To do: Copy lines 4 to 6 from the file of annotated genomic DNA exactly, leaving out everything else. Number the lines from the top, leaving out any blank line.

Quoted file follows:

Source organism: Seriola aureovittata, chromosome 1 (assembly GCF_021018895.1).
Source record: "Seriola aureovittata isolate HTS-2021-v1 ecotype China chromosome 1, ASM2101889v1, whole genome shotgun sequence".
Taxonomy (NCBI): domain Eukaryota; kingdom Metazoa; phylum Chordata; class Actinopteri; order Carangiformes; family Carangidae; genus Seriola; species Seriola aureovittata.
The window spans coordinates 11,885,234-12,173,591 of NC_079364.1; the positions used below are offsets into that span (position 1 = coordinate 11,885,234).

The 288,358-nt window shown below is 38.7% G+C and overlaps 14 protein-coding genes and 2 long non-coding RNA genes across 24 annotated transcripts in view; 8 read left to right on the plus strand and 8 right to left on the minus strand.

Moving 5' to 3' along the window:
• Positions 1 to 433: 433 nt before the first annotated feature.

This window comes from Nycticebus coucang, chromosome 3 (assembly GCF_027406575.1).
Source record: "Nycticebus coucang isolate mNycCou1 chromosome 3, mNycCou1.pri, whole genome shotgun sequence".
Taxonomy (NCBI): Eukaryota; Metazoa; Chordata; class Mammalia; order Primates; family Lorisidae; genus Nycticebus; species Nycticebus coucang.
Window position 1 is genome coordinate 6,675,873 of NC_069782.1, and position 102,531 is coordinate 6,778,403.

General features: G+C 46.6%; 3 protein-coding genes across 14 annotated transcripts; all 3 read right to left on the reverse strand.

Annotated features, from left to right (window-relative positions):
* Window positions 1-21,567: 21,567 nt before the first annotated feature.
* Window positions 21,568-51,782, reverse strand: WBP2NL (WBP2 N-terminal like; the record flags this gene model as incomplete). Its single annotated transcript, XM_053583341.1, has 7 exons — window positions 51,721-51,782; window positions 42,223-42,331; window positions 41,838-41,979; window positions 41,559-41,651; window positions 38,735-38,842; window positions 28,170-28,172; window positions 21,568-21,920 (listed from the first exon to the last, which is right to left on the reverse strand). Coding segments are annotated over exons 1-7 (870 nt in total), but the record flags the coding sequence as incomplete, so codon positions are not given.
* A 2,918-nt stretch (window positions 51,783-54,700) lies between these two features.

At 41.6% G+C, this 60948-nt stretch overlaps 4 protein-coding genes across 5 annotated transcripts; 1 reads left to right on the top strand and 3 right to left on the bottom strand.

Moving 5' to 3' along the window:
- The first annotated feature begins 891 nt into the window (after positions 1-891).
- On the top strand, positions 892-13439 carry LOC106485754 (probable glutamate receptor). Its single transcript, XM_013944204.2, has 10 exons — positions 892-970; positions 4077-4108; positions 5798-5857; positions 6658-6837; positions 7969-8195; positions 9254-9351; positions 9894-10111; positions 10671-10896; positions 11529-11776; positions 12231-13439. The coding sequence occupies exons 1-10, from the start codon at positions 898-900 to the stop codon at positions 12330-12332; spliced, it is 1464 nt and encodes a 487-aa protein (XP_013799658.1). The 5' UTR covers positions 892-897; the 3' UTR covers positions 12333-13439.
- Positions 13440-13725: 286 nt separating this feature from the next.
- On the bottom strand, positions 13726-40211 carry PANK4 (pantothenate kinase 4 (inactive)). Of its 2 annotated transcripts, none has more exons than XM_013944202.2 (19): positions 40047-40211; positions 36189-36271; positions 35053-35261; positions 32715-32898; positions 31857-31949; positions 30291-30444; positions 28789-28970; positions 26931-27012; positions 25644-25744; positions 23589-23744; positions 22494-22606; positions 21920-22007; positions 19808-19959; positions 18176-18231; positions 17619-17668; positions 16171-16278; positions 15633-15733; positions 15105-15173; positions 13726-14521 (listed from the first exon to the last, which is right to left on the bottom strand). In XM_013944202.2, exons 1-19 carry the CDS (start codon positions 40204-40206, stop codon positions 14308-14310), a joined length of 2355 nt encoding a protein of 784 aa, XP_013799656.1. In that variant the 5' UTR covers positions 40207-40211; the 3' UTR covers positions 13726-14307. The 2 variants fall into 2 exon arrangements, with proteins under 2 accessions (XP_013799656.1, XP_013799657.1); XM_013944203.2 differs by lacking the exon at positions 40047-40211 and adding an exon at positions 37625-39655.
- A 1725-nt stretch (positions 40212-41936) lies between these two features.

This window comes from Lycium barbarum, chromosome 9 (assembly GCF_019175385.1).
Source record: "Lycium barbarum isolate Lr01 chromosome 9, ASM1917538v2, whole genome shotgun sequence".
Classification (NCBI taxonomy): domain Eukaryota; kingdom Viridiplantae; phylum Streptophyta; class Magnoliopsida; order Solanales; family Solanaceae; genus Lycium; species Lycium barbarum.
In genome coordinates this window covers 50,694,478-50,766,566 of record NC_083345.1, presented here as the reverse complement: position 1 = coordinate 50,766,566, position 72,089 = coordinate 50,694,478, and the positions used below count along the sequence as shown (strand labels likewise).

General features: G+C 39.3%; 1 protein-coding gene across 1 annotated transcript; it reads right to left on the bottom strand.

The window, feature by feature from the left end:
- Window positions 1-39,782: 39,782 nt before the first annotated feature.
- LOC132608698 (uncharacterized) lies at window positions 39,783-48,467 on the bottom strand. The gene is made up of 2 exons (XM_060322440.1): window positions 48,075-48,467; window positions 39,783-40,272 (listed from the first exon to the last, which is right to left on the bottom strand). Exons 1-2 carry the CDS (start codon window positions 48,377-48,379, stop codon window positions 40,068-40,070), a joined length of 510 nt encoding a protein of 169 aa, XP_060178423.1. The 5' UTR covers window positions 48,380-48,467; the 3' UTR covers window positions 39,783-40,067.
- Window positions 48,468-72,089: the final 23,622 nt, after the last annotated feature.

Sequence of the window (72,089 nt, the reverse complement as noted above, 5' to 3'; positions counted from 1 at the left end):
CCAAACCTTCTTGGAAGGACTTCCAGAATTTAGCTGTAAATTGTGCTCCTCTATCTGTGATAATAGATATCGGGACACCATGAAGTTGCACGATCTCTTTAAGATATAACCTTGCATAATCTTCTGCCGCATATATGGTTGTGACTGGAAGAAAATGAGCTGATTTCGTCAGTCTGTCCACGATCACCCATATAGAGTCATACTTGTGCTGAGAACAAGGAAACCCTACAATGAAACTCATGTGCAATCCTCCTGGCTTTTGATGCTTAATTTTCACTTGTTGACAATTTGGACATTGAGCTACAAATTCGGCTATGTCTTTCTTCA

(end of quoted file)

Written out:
The window spans coordinates 11,885,234-12,173,591 of NC_079364.1; the positions used below are offsets into that span (position 1 = coordinate 11,885,234).

The 288,358-nt window shown below is 38.7% G+C and overlaps 14 protein-coding genes and 2 long non-coding RNA genes across 24 annotated transcripts in view; 8 read left to right on the plus strand and 8 right to left on the minus strand.

Moving 5' to 3' along the window: